11 October 2017 by Hera Lorandos

Waste sector warned over tax evasion law 

The waste management sector is “not prepared” for new legislation on tax evasion, which makes businesses criminally liable if they fail to prevent tax evasion, a tax expert at a top London law firm warned this week.

Under the UK Criminal Finances Act 2017, which came into force on 30 September, a company can be guilty of an offence if it fails to prevent tax evasion by members of its staff or an external agent, even if the business was not involved in the act or unaware of it.

Pictured: Nick Skerrett, partner and solicitor at Simmons and Simmons

Now, the law firm Simmons and Simmons has moved to alert the waste management sector to the potential implications of the Act and in particular the need for landfill operators to take notice of its requirements.

Simmons and Simmons has pointed out that the new corporate offence will affect landfill site operators “if fraud is committed on their sites which results in an under declaration of landfill tax, or any other taxes, to HM Revenue and Customs (HMRC)”. 

And the firm noted: “A site operator or landowner could be found guilty if it fails to prevent an “associated person” such as its employees, or any other person who performs services on behalf of a company, in the facilitation of a landfill tax evasion offence. No criminal intent or knowledge by senior management is required. There is however a statutory defence for companies which have ‘reasonable’ prevention procedures in place.”

Nick Skerrett, partner and solicitor at Simmons and Simmons, explained: “The legislation covers anywhere where movements on a landfill site are not recorded, in other words classic cases of landfill tax fraud. This can include cash in hand, driving around the weighbridge, misclassification of waste etc.”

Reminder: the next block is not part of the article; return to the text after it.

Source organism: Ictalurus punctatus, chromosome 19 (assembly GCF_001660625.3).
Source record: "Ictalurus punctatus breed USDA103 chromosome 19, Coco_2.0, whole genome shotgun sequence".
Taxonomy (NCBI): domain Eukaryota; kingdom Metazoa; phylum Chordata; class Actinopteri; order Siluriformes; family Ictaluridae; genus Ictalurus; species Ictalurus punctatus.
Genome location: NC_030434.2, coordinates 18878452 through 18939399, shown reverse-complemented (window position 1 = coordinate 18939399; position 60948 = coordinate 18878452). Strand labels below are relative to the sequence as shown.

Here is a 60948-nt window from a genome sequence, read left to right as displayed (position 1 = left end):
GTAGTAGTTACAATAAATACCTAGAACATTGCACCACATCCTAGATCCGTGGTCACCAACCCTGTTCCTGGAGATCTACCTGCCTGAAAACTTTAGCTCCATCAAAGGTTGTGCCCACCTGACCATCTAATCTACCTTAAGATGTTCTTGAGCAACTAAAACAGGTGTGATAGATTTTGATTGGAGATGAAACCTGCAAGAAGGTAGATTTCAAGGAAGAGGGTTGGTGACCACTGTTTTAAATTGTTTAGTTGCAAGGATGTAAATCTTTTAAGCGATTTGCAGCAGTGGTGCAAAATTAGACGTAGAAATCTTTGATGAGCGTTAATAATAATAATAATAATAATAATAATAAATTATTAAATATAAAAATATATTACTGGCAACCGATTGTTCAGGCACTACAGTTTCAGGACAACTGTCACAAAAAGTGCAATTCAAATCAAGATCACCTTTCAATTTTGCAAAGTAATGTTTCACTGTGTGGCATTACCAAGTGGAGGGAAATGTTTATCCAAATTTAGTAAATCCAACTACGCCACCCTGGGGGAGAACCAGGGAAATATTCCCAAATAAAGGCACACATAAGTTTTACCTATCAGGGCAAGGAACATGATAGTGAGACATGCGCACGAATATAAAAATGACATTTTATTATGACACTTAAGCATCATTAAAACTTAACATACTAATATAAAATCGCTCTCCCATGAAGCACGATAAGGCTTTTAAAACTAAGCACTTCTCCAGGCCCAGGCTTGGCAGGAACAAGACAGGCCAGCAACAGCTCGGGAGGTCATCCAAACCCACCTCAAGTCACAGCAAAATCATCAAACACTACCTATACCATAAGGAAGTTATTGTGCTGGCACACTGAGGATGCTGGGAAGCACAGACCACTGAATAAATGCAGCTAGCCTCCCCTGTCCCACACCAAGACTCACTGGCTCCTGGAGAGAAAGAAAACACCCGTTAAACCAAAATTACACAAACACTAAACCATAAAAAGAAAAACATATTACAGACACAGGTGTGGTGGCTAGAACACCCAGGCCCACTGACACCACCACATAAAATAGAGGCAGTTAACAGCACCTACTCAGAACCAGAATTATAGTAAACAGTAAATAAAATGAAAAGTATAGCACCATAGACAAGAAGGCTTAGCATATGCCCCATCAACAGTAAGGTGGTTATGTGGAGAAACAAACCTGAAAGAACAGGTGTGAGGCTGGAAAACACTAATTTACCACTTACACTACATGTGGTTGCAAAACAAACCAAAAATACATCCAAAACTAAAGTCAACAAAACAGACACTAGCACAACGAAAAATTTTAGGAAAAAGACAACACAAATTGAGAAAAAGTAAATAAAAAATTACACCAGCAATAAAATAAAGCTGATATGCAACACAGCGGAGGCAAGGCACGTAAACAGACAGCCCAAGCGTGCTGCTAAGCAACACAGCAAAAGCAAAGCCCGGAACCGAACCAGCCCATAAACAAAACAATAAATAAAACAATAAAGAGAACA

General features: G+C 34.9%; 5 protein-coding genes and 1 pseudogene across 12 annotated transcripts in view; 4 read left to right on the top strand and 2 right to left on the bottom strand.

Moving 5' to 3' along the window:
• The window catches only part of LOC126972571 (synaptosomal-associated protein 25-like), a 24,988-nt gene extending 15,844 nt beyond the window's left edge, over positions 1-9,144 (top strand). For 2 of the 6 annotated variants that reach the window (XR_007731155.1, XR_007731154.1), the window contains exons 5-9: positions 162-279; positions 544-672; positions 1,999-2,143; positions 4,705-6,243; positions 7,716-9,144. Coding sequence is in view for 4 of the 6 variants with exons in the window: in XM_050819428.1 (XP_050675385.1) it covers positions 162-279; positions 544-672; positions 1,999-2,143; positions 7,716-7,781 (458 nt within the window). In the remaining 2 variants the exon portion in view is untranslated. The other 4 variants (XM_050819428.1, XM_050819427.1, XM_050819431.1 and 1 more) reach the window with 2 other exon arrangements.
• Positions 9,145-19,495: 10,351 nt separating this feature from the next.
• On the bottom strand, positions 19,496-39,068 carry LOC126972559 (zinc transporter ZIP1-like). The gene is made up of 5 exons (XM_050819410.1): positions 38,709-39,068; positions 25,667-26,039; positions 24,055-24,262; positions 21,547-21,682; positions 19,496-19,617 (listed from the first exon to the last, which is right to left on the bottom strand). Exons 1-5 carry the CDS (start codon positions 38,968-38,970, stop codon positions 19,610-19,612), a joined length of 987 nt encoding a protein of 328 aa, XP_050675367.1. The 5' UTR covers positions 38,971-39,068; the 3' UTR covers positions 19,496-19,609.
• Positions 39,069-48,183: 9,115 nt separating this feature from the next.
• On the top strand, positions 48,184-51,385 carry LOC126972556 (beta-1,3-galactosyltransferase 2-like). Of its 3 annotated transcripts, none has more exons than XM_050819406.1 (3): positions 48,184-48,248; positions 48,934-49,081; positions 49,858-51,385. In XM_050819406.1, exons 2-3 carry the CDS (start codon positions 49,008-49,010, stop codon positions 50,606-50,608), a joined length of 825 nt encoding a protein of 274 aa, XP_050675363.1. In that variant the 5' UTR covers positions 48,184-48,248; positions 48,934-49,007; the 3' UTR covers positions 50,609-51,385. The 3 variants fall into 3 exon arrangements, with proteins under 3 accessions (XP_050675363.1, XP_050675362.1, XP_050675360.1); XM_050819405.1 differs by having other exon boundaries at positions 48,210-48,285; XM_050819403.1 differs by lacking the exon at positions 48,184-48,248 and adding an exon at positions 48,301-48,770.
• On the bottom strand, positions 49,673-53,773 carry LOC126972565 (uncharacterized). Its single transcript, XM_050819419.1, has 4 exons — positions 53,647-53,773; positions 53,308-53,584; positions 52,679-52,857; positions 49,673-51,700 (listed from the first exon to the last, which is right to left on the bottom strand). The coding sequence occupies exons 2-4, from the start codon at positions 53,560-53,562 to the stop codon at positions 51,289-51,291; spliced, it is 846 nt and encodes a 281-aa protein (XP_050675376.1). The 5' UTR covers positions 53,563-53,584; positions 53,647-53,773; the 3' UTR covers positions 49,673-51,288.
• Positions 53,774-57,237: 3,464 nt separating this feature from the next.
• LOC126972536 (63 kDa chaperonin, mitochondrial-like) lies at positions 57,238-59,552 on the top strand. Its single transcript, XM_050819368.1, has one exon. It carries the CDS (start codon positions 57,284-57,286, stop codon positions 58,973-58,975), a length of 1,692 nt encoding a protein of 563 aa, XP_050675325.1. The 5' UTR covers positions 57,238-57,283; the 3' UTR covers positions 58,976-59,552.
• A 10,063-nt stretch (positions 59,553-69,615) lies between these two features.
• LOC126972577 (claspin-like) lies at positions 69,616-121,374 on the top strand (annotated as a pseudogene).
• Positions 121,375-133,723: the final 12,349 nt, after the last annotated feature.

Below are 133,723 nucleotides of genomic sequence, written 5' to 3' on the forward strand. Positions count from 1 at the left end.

Prevention procedures

Companies should have measures to ensure weighbridges are correctly used, suggested lawyer  Nick Skerrett.

The law firm added that there is a statutory defence for companies which have  “reasonable” prevention procedures in place. These “prevention procedures” include adequate risk assessment, board-level commitment, due diligence and monitoring and review.

Mr Skerrett continued: “The law affects the waste sector as well and it is not prepared for this. I don’t think it is even on the radar of some of the smaller landfill site operators. I am not getting a sense that they are as on top of things as the financial sector.

The issue is that as soon as something goes wrong, the HMRC can use this to beat people with, so companies really need to do their risk assessments and put adequate controls in place.”


According to Simmons and Simmons, the corporate criminal offence could lead to “unlimited financial penalties and disgorgement of profits”, as well as confiscation or compensation orders. And, convictions could be used to support exclusion from public contracts.

The law firm also stated: “We anticipate that if a landfill site operator is convicted of this new corporate offence it may impact on whether it will be considered ‘fit and proper’ under section 74 Environmental Protection Act 1990 and its eligibility to hold a waste management licence may be compromised in severe cases.”

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